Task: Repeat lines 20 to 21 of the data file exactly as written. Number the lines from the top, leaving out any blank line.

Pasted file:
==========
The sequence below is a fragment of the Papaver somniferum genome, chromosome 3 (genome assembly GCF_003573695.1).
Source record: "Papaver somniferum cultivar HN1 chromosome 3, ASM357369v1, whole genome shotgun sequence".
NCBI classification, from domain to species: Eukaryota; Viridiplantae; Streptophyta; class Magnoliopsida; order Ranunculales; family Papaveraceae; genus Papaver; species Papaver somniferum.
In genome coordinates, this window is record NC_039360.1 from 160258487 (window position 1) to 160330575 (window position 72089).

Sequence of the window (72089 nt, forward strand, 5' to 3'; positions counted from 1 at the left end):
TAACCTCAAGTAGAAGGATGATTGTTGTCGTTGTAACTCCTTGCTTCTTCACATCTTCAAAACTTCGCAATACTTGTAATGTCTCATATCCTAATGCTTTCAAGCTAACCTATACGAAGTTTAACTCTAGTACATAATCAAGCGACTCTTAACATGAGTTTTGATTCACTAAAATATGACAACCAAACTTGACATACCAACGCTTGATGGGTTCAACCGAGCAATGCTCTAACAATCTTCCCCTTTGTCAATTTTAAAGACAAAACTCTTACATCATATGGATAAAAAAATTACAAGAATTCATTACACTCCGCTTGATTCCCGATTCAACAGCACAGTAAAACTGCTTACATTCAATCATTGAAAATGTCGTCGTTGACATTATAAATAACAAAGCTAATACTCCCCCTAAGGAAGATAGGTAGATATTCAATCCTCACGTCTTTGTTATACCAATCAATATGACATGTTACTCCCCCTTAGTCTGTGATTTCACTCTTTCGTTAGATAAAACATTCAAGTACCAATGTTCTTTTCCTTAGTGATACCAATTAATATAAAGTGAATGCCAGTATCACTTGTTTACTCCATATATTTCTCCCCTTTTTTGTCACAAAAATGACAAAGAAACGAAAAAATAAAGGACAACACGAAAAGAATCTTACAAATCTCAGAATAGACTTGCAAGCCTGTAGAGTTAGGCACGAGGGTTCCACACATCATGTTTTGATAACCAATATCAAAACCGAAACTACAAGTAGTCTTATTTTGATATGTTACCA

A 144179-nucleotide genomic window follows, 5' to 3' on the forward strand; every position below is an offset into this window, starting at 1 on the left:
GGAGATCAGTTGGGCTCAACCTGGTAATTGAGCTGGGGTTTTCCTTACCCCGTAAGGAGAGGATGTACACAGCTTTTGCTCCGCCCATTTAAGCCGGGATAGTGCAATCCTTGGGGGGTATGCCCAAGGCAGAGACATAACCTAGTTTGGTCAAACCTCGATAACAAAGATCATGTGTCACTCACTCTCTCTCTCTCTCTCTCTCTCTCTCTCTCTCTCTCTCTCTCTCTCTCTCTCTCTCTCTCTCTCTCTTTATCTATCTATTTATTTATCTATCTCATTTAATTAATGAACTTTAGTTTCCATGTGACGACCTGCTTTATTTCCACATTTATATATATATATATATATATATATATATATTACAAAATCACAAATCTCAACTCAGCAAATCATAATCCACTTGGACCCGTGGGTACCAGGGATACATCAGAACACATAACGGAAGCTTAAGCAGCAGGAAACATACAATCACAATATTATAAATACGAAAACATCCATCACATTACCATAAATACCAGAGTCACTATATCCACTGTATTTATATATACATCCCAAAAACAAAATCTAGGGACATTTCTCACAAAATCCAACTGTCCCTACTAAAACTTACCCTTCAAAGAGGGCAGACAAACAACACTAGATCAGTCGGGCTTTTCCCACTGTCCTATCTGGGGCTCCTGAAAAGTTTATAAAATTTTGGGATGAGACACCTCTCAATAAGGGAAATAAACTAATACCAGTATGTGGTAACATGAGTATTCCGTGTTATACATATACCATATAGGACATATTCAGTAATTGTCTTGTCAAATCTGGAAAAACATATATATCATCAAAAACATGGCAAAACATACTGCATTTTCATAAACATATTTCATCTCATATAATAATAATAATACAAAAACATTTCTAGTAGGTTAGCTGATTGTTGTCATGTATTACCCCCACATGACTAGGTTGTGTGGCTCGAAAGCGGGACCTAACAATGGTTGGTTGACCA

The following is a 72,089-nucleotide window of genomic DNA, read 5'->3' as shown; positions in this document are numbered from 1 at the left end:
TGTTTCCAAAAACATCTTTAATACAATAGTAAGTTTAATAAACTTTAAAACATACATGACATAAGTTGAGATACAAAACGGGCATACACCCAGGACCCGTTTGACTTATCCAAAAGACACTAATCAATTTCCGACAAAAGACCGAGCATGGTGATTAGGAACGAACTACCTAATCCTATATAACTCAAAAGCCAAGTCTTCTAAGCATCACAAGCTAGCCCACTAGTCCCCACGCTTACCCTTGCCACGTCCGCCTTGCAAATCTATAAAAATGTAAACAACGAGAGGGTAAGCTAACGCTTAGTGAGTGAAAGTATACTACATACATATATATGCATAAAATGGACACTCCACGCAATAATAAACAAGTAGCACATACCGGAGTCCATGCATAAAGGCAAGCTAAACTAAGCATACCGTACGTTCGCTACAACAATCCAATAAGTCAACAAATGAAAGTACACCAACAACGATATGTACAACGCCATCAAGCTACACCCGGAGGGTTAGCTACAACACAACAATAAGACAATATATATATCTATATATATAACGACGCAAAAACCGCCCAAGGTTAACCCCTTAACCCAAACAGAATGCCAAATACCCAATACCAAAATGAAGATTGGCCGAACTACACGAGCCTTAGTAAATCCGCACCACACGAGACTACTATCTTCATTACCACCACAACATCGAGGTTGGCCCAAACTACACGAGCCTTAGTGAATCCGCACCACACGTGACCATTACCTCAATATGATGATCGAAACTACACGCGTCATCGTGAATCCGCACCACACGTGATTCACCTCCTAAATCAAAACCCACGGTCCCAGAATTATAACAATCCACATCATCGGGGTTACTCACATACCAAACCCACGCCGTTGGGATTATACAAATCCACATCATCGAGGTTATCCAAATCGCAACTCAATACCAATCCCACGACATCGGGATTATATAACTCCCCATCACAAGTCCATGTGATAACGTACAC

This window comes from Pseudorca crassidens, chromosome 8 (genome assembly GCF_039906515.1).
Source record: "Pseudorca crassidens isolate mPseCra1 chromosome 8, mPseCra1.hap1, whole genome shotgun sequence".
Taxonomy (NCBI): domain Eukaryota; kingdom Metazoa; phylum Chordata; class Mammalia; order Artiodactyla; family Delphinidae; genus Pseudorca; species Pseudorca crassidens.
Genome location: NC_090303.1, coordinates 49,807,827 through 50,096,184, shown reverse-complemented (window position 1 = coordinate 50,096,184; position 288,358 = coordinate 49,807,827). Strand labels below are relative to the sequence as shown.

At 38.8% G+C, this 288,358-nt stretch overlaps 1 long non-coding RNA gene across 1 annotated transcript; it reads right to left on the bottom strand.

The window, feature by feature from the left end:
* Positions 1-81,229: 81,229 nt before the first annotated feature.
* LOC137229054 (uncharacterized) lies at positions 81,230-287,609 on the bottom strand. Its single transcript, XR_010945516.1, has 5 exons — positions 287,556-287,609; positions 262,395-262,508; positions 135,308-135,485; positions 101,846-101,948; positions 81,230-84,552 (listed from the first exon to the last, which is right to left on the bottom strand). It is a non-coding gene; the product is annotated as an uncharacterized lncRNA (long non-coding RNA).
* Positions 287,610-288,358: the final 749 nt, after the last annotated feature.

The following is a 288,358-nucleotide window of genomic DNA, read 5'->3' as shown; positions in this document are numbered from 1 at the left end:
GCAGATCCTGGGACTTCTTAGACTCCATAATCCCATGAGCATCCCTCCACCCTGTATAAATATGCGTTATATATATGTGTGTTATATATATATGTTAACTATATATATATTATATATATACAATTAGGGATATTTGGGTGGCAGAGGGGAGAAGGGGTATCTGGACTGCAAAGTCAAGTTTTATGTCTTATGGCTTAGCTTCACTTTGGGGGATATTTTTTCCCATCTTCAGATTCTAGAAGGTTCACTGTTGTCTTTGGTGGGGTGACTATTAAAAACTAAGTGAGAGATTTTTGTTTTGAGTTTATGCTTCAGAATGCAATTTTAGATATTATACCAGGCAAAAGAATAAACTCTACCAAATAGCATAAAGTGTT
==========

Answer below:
The following is a 288,358-nucleotide window of genomic DNA, read 5'->3' as shown; positions in this document are numbered from 1 at the left end:
GCAGATCCTGGGACTTCTTAGACTCCATAATCCCATGAGCATCCCTCCACCCTGTATAAATATGCGTTATATATATGTGTGTTATATATATATGTTAACTATATATATATTATATATATACAATTAGGGATATTTGGGTGGCAGAGGGGAGAAGGGGTATCTGGACTGCAAAGTCAAGTTTTATGTCTTATGGCTTAGCTTCACTTTGGGGGATATTTTTTCCCATCTTCAGATTCTAGAAGGTTCACTGTTGTCTTTGGTGGGGTGACTATTAAAAACTAAGTGAGAGATTTTTGTTTTGAGTTTATGCTTCAGAATGCAATTTTAGATATTATACCAGGCAAAAGAATAAACTCTACCAAATAGCATAAAGTGTT